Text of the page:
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The relationship between active travel to school and health-related fitness in children and adolescents: a systematic review

David R Lubans1*, Colin A Boreham3, Paul Kelly2 and Charlie E Foster2

Author Affiliations

1 School of Education, University of Newcastle, Callaghan Campus, Australia

2 Department of Public Health, University of Oxford, UK

3 Institute for Sport and Health, University College Dublin, Ireland

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International Journal of Behavioral Nutrition and Physical Activity 2011, 8:5  doi:10.1186/1479-5868-8-5

Published: 26 January 2011



Active travel to school (ATS) has been identified as an important source of physical activity for youth. However, the relationship between ATS and health-related fitness (HRF) among youth remains unclear.


A systematic search of seven electronic databases (EMBASE, OVID MEDLINE, PsycINFO, PubMed, Scopus, SPORTDiscus and TRIS on line) was conducted in December 2009 and studies published since 1980 were considered for inclusion.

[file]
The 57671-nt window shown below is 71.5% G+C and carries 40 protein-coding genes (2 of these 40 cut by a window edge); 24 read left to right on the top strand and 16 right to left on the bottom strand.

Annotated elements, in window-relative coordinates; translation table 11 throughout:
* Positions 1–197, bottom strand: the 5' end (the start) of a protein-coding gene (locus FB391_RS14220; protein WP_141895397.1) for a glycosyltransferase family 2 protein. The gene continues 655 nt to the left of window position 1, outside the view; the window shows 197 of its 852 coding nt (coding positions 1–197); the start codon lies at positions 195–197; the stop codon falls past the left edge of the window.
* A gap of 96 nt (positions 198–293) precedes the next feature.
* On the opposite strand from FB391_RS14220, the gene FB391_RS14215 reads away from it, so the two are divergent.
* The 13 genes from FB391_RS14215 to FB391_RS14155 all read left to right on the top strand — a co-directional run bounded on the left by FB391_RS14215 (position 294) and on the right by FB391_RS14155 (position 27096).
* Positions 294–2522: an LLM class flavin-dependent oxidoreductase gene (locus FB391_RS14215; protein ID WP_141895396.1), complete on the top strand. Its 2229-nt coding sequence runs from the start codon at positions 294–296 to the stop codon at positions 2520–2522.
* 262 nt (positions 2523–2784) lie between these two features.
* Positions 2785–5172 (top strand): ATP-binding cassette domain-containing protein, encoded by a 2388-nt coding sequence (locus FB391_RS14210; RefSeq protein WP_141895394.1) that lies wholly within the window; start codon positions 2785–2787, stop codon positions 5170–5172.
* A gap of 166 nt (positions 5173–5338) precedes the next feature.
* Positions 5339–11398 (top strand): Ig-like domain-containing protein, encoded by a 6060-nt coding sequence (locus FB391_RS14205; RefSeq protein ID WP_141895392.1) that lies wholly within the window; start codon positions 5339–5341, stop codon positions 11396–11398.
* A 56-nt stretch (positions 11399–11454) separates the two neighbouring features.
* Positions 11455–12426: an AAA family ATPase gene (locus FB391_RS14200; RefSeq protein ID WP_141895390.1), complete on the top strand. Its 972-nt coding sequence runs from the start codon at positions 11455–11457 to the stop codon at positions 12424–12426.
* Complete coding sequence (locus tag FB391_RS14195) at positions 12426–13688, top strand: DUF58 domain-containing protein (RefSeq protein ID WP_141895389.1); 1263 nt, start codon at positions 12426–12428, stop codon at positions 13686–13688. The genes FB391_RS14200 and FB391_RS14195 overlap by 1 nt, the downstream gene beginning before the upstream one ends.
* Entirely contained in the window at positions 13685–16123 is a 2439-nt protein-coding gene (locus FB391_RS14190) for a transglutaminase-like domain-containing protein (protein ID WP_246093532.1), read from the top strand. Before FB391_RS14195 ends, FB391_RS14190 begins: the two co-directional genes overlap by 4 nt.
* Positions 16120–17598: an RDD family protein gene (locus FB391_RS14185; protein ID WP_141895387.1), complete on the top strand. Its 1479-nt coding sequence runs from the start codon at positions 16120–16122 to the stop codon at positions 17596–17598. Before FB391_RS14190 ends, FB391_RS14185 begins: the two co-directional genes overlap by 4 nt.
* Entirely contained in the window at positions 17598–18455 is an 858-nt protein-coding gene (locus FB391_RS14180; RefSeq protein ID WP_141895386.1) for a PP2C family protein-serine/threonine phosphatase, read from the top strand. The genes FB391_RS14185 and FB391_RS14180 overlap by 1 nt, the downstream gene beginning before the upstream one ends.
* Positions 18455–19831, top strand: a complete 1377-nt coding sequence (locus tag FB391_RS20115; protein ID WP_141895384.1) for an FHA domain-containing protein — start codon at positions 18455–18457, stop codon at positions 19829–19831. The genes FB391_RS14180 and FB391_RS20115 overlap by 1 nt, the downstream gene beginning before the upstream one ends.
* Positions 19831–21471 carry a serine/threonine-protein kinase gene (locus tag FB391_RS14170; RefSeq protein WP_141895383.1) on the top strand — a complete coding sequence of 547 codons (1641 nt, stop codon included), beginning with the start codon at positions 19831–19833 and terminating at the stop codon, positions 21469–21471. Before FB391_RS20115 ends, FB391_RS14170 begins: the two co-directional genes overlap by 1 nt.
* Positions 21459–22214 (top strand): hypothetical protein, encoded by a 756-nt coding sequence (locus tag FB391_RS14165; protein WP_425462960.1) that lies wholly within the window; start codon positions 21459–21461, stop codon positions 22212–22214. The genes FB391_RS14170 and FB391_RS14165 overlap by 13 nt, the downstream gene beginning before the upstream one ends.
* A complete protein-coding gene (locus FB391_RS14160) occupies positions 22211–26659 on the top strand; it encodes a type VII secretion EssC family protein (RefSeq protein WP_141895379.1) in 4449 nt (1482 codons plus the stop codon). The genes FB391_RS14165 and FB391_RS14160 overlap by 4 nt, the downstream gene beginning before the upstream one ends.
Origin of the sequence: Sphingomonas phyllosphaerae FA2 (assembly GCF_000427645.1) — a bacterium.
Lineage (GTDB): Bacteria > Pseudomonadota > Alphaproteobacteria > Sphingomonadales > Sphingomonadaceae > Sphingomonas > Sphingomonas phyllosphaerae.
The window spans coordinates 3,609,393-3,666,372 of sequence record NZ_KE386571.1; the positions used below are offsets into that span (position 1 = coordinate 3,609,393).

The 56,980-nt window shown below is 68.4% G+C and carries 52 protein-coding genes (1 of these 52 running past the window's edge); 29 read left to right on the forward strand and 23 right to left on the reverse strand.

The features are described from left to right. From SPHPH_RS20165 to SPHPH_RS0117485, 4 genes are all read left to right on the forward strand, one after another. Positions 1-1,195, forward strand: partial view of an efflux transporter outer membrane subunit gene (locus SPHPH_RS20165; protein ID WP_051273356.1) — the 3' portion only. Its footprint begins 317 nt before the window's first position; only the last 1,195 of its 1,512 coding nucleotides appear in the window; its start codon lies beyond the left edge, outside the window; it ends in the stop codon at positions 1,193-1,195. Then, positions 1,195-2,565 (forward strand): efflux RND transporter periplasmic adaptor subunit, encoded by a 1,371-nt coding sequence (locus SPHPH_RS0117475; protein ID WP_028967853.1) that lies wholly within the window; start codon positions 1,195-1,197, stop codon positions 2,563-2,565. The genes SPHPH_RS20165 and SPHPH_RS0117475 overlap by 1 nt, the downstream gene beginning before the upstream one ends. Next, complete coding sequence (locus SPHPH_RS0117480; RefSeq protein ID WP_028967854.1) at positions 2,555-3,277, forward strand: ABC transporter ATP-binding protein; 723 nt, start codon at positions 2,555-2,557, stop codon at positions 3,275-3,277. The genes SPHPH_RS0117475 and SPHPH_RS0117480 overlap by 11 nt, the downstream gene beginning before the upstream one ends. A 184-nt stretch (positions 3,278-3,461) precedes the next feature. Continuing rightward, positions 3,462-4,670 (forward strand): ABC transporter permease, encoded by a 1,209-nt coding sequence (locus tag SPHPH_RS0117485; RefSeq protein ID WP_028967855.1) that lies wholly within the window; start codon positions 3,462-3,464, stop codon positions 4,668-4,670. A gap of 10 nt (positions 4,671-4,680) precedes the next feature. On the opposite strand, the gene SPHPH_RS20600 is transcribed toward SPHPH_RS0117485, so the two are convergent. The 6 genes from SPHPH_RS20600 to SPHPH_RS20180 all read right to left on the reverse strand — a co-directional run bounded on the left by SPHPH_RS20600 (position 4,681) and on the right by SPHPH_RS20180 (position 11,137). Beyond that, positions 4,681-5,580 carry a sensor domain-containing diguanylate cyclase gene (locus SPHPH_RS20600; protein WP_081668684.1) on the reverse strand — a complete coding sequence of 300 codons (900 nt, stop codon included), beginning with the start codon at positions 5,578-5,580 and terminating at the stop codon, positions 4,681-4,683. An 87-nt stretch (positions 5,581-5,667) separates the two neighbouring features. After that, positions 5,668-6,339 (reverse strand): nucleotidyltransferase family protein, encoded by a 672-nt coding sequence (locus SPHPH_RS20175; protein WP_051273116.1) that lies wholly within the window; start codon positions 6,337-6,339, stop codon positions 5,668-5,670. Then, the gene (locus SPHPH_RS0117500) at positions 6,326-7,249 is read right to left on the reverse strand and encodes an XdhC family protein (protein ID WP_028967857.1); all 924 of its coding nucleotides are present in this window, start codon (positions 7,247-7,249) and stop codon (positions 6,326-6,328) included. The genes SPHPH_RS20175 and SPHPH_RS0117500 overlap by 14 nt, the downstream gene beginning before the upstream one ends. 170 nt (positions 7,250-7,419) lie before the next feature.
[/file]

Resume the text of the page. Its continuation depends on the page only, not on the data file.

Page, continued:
Twenty seven articles were identified that explored the relationship between ATS and the following aspects of HRF: weight status/body composition, cardiorespiratory fitness, muscular fitness and flexibility. Forty-eight percent of the studies that examined the relationship between ATS and weight status/body composition reported significant associations, this increased to 55% once poor quality studies were removed. Furthermore, the findings from five studies, including one longitudinal study, indicate that ATS is positively associated with cardiorespiratory fitness in youth. However, the evidence for the relationships between ATS and muscular fitness or flexibility is equivocal and limited by low study numbers.


There is some evidence to suggest that ATS is associated with a healthier body composition and level of cardiorespiratory fitness among youth. Strategies to increase ATS are warranted and should be included in whole-of-school approaches to the promotion of physical activity.